WALTER BENJAMIN AND THE QUESTION OF IMAGE MEDIA IN THE MIDDLE AGES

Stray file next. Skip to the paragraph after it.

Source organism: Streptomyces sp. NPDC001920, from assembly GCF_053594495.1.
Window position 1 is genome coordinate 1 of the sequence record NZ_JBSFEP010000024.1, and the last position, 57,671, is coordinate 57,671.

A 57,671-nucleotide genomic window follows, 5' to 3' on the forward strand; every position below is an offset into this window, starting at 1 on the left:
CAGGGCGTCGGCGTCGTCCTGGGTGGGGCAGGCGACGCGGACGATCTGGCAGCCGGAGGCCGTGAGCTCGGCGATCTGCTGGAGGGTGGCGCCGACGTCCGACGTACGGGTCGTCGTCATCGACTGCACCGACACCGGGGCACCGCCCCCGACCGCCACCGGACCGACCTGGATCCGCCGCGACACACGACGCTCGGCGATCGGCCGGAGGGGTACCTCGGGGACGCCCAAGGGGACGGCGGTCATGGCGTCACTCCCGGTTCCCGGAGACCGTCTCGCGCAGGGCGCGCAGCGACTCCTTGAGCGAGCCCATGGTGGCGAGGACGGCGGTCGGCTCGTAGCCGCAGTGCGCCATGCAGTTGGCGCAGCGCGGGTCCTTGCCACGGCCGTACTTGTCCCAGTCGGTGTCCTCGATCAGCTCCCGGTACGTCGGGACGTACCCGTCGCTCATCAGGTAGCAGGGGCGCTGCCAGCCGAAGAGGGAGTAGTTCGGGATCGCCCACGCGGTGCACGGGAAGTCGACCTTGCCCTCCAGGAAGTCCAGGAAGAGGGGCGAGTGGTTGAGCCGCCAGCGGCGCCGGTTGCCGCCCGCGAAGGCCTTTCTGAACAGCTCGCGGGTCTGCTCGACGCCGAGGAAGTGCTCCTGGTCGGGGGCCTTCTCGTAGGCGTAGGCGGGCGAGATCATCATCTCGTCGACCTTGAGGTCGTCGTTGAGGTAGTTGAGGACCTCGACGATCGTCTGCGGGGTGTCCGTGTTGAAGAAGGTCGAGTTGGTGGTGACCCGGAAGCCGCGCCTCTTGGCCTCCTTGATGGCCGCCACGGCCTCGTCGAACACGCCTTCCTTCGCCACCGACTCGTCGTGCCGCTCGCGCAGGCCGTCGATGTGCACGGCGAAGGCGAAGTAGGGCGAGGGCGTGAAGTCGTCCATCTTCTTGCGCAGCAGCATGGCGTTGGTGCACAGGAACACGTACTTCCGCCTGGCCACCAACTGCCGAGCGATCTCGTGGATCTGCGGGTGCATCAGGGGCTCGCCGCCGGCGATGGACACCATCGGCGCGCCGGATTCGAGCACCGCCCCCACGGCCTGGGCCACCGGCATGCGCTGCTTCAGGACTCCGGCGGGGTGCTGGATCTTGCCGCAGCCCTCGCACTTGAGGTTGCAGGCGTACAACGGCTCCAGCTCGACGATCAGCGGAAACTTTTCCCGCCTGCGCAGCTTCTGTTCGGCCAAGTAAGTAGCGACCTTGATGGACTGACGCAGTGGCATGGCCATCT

The author illuminates some application possibilities of the early Benjamin's observations on language and its mediatorical abilities. He creates a connection between the theory of mediation, which follows from the late work 'The Work of Art in the Age of its Technical Reproduction', and the examination of the Middle Ages fine art. He deals with the questions, which are implied by the theme of mediation in the context of the Middle Ages visual art in general. The central thesis of the contribution is that also in the context of the later Benjamin's media theory some theological motives subside. They build the basis for his early considerations on language, but at the same time they are also the mental fundament of the Middle Ages fine arts expressions in general. The central category, which at the same time expresses an obstacle to a perfect mediation of contents, can be, in concord with Benjamin's occasional formulation within his media theory, viewed as the so-called 'looking away', well-known also from the considerations on mediation in the art of the Middle Ages.
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